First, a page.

Please be advised that the following topic is for informational purposes only and not a legal matter currently handled by our firm. If you need further assistance regarding this particular topic, you can contact your local Bar Association for a referral to an attorney who may be able to address your inquiry in more detail.
The word “negligence” is commonly tossed around in casual conversations. A driver might accuse someone else of driving negligently without knowing the legal definition of negligence.
Here in California, the law recognizes both ordinary negligence and gross negligence. Do you know the difference between them?
The finer points of negligence become important in certain scenarios, like drunk driving collisions and pedestrian accidents. Here’s what you need to know about situations that involve legal negligence.
Ordinary Negligence vs. Gross Negligence
The basic form of negligence, known as ordinary negligence, occurs when someone does something thoughtless but doesn’t intend to cause harm. For example, if a driver rolls through a stop sign and causes a collision, they might be guilty of ordinary negligence.
Gross negligence is a more dangerous form of negligence that goes beyond the basic level of carelessness. This form of negligence outright places others in harm’s way through a reckless disregard for human health and safety.
The main difference between ordinary negligence and gross negligence is in its extremity. Gross negligence involves an extreme departure from what a reasonably careful person would do in the situation.
Examples of possible gross negligence on the roads may include things like:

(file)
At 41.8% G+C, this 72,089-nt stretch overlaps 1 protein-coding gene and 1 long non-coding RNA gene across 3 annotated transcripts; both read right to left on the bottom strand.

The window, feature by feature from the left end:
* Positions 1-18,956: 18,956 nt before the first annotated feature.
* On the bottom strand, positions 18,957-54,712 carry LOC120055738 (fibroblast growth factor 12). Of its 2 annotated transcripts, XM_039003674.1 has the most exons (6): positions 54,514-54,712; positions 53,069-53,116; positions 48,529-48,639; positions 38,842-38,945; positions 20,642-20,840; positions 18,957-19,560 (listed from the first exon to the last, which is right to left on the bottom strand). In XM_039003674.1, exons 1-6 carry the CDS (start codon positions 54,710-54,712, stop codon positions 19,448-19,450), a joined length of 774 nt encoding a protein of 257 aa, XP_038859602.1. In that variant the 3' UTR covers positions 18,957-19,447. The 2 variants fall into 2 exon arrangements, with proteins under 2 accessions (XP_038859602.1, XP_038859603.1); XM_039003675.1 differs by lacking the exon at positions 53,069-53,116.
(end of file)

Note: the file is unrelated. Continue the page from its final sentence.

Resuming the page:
- Getting behind the wheel as a drunk driver
- Failing to secure a truck’s load or dangerously overloading it
- Road racing or road raging
- Speeding in a school zone or pedestrian zone
Consider an experienced semi-truck driver who didn’t perform any truck maintenance for years, which led to a catastrophic freeway accident after an equipment failure. The trucker and/or trucking company could be found grossly negligent because routine truck maintenance is required by law and poor truck maintenance is widely recognized as a major contributor to highway accidents.
How Do You Prove Negligence in California?
Injured victims often wonder how they can possibly prove that the other party was acting negligently to cause their injuries. While ordinary negligence is usually easier to prove than gross negligence, both can be proven with a lawyer’s help by gathering plenty of strong evidence.
Generally speaking, proving negligence involves establishing that:
- The defendant owed the plaintiff a duty of care.
- The defendant acted or failed to act reasonably and this breach was the actual cause of the plaintiff’s injuries.
- The defendant should have known that this could cause injury.
When these elements are established, there is likely a path to a successful personal injury claim. As the injured person, you can submit evidence of your damages like medical costs, lost wages, property damage, and more.
To prove gross negligence rather than ordinary negligence, you’ll need evidence to show that the person’s negligence went above and beyond ordinary carelessness. This is often possible in drunk driving cases because drunk driving is extremely risky behavior and there’s a good chance of having a blood-alcohol content (BAC) reading from the California Highway Patrol.
If you’re curious whether you’re the victim of ordinary or gross negligence, talk to the experienced legal team at Sally Morin Personal Injury Lawyers. We can help you understand the law, protect your rights, and place the responsibility for negligence where it belongs.
We Have the Experience to Handle Your Claim
Contact the attorney team at Sally Morin Personal Injury Lawyers. We handle many areas of personal injury law, including accidents involving negligence. We believe you should be able to focus on recovering from your accident while we handle the legal details. Call 877-380-8852 today for a free case evaluation.